Photo by: Sileshi Semaw
IU Bloomington paleoanthropologist Sileshi Semaw holds the fossil of a hominid mandible (lower jaw bone) believed to be about 4.5 million years old
Scientists from Indiana University Bloomington and seven other institutions have unearthed skeletal fossils of a human ancestor believed to have lived about 4.5 million years ago. The fossils, described in this week’s Nature (Jan. 20), will help scientists piece together the mysterious transformation of primitive chimp-like hominids into more human forms.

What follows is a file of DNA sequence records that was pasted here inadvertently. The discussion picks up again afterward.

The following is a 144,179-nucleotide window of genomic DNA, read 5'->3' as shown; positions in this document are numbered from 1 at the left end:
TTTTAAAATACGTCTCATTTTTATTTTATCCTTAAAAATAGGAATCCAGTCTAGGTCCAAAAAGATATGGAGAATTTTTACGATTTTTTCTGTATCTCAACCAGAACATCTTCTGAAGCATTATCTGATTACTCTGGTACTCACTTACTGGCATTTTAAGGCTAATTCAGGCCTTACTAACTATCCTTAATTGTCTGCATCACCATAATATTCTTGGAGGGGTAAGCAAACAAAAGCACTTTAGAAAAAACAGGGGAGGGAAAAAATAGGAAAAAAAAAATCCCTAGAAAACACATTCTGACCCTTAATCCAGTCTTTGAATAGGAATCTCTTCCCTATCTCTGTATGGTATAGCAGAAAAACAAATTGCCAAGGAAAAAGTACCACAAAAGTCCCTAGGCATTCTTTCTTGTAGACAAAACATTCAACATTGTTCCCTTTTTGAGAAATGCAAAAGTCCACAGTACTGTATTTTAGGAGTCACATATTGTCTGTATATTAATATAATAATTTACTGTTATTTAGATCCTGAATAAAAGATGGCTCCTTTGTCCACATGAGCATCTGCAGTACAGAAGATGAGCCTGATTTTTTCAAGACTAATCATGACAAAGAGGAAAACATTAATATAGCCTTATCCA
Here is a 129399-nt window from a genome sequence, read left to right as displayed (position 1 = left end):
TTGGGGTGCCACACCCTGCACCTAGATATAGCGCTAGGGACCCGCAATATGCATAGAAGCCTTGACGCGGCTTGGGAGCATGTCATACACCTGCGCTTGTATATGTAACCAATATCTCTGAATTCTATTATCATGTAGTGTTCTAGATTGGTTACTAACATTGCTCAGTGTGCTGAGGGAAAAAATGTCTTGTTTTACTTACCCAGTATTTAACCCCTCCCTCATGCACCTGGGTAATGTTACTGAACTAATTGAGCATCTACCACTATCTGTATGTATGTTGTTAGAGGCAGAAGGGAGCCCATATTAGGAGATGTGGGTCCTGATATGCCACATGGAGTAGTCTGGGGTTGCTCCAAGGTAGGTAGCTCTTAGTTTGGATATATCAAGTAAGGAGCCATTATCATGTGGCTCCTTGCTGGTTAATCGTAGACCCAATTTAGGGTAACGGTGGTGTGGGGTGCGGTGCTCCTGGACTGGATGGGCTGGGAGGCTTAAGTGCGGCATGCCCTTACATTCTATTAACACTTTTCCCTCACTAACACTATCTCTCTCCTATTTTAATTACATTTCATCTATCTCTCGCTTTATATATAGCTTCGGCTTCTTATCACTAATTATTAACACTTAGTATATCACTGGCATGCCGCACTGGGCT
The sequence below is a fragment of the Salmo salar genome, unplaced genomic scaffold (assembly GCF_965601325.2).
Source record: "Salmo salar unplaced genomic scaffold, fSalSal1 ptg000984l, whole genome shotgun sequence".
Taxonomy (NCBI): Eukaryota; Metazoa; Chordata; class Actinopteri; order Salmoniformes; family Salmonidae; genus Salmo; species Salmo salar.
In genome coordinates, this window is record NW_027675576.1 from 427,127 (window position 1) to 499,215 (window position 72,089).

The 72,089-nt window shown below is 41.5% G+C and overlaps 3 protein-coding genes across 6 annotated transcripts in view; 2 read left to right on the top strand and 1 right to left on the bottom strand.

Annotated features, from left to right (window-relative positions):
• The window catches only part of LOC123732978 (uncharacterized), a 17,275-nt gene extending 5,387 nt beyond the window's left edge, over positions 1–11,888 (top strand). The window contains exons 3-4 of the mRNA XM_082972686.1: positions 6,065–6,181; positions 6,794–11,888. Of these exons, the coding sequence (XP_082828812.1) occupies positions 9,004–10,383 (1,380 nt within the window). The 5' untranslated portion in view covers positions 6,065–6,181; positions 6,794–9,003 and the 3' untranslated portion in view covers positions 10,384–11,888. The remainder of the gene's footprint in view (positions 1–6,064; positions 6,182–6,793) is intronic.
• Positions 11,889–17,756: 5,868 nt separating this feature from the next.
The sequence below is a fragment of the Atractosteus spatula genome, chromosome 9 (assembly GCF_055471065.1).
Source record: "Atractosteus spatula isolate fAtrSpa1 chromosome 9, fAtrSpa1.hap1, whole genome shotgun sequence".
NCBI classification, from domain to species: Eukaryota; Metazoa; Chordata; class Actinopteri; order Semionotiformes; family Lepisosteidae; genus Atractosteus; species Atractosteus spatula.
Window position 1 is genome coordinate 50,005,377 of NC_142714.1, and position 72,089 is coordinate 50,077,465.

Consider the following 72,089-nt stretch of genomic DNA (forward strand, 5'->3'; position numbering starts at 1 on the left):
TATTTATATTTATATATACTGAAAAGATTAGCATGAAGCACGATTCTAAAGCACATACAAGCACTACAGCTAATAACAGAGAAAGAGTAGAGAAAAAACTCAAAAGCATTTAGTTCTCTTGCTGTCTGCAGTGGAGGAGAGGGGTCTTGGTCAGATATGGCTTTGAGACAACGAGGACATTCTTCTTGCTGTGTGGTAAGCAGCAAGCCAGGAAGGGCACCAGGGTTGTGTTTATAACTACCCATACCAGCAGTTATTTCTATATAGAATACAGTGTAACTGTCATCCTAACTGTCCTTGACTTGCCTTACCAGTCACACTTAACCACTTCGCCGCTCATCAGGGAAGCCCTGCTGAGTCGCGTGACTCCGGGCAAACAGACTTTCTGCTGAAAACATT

The fossils were retrieved from the Gona Study Area in northern Ethiopia, only one of two sites to yield fossil remains of Ardipithecus ramidus. "A few windows are now opening in Africa to glance into the fossil evidence on the earliest hominids," said IUB paleoanthropologist Sileshi Semaw, who led the research.
Semaw and colleagues also report new evidence that suggests the human ancestors lived in close quarters with a menagerie of antelope, rhinos, monkeys, giraffes and hippos in a northern Ethiopia that was far wetter than it is today. The environmental reconstructions suggest a mosaic of habitats, from woodlands to grasslands. Research is continuing at Gona to determine which habitats A. ramidus preferred.
David Bricker | EurekAlert!
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